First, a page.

CEQUINOR   05415
Unidad Ejecutora - UE
congresos y reuniones científicas
Conferencia: "Isolation of novel compounds through matrix isolation photochemistry followed by FTIR spectroscopy"
Buenos Aires
Workshop; International Workshop on Infrared Spectroscopy Applied to Biological and Biomimetic Systems:From the Isolated Molecule to the Cell; 2007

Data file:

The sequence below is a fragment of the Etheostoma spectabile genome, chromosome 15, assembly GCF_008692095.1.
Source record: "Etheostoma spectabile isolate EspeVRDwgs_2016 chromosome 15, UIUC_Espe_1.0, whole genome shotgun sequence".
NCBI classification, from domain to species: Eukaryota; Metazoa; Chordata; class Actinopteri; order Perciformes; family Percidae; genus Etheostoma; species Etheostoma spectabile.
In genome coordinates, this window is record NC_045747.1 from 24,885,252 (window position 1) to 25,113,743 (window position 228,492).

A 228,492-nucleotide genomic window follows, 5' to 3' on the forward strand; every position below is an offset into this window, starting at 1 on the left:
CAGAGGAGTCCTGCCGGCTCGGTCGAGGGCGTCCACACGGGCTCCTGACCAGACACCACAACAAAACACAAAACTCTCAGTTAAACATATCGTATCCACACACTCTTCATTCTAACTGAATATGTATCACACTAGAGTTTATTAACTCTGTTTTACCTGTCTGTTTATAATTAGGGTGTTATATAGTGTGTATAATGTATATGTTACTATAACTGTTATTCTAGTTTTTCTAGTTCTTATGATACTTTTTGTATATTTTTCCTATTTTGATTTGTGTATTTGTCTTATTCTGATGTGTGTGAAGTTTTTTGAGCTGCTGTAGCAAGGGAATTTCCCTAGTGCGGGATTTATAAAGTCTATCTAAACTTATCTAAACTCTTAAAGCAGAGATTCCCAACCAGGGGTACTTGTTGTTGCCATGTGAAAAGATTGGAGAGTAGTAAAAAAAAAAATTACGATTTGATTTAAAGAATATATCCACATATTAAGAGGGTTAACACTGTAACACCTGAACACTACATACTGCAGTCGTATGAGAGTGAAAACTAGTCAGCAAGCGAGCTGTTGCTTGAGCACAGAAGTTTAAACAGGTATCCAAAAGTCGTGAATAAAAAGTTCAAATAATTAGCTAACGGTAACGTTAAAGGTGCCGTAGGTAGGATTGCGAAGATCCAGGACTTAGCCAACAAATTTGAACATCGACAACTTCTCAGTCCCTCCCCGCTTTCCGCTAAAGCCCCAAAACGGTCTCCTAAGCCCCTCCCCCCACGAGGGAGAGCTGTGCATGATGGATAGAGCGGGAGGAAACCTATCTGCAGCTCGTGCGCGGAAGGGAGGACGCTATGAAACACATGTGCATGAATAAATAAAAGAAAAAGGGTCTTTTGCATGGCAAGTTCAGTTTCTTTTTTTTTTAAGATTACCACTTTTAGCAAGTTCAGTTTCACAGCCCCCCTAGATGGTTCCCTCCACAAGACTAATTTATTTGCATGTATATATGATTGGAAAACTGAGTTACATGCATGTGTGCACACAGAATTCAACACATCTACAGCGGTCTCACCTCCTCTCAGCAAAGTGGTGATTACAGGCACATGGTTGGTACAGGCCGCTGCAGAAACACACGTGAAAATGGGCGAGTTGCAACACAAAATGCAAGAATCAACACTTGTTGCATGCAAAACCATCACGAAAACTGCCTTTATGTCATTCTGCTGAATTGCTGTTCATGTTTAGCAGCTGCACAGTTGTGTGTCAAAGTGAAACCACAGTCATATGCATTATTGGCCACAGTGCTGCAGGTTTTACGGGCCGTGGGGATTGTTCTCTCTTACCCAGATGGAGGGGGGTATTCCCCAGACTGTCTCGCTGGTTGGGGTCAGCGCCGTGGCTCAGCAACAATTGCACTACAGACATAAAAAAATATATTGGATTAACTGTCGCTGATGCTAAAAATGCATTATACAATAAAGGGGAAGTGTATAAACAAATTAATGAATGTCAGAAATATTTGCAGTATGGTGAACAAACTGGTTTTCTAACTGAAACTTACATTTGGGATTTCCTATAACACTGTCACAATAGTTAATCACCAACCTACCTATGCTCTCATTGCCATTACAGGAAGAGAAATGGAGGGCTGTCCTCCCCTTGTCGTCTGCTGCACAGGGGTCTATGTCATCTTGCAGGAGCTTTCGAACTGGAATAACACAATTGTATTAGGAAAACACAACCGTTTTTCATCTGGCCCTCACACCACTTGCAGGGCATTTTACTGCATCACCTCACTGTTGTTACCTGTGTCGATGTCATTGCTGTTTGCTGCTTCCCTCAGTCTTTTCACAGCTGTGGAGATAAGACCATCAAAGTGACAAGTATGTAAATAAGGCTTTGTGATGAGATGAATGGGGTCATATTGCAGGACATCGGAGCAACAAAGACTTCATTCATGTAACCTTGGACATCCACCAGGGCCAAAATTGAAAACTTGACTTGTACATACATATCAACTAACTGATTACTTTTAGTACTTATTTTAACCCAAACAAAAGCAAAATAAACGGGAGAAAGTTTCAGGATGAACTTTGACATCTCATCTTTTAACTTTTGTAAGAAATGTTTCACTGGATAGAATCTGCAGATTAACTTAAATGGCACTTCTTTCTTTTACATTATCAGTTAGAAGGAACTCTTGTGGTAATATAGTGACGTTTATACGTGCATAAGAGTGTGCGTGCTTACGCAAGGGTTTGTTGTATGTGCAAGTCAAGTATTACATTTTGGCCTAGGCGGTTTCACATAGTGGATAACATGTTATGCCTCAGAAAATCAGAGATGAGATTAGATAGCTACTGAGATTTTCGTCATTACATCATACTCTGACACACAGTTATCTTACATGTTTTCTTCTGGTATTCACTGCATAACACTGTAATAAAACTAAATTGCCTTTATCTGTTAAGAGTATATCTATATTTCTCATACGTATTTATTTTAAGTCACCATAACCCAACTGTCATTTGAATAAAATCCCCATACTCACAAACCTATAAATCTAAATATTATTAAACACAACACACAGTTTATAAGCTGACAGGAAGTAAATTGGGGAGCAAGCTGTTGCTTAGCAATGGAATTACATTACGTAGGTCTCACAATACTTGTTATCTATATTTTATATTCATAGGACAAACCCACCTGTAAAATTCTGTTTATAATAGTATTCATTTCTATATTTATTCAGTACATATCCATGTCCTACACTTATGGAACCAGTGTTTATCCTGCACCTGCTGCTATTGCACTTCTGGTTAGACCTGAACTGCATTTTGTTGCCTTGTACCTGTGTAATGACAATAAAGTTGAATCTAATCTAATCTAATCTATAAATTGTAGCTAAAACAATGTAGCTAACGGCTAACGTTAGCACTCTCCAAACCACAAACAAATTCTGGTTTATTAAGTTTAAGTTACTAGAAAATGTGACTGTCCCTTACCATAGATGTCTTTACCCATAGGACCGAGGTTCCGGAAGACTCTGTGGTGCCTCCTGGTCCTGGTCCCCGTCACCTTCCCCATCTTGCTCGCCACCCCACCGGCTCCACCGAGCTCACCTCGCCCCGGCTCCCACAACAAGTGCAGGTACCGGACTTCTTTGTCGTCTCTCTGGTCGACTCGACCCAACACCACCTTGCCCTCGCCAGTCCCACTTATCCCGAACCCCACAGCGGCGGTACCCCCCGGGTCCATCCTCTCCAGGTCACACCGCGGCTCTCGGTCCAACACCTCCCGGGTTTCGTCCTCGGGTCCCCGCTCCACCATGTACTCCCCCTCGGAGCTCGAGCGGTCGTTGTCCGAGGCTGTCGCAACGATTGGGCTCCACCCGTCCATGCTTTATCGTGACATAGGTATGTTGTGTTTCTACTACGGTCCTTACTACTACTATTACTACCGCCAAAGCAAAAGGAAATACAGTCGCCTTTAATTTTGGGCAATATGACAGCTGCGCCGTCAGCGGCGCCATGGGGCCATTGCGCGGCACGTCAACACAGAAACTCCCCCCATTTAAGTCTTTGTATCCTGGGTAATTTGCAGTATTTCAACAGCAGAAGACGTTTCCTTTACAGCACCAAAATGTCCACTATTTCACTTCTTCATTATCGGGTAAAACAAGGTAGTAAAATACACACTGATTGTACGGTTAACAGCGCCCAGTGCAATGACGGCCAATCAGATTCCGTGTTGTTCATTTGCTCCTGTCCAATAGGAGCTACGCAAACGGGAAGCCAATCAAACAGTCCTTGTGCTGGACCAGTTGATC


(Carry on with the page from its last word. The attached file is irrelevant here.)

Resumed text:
Matrix isolation fotochemistry followed by FTIR analysis, in combination with theoretical calculations, is a powerful technique for the isolation of novel species, the determination of conformational equilibrium, the elucidation of photochemical reaction mechanisms through the detection of reactive intermediates, and the study of intermolecular interactions or molecular complexes. Results obtained during the last few years using this technique will be presented. For instance, the isolation of BrC(O)SCl was possible, either by the photochemical evolution of ClC(O)SBr or by the photochemical reaction between OCS and BrCl. Other members of the sulfenyl carbonyl family of compounds were prepared  by matrix reactions induced by UV-visible irradiation, such as BrC(O)SBr and IC(O)SBr. The very well know “phosgene” family was completed by the isolation of the last two members O=CICl and O=CIBr using the same strategy. The studies were extended to ClC(S)SCl, ClC(S)SBr, BrC(S)SCl and BrC(S)SBr. We also have reported the first detection of CH3SF in its normal and perdeuterated form, by photolysis of matrix isolated FC(O)SCH3 (or FC(O)SCD3). More recently, compounds of the XC(O)SeX family were isolated by the photochemical reaction between OCSe and X2 molecules. Not only the isolation of novel species but also the study of conformational equilibria, reaction mechanisms, the detection of reactive intermediates like free radicals and molecular complexes, are the main objectives of our work. The photochemical induced matrix reaction between OCSe and F2 constitutes an example. In this reaction both, syn- and anti-FC(O)SeF, were isolated. The van der Waals complex O=C=Se···F–F has been shown to play an important role in the formation of the photoproducts. The anti-FC(O)SeF is formed in the first place, and then transformed, through a randomization process, into syn-FC(O)SeF. The important role the theoretical calculations play in the interpretation of the experimental results will be discussed.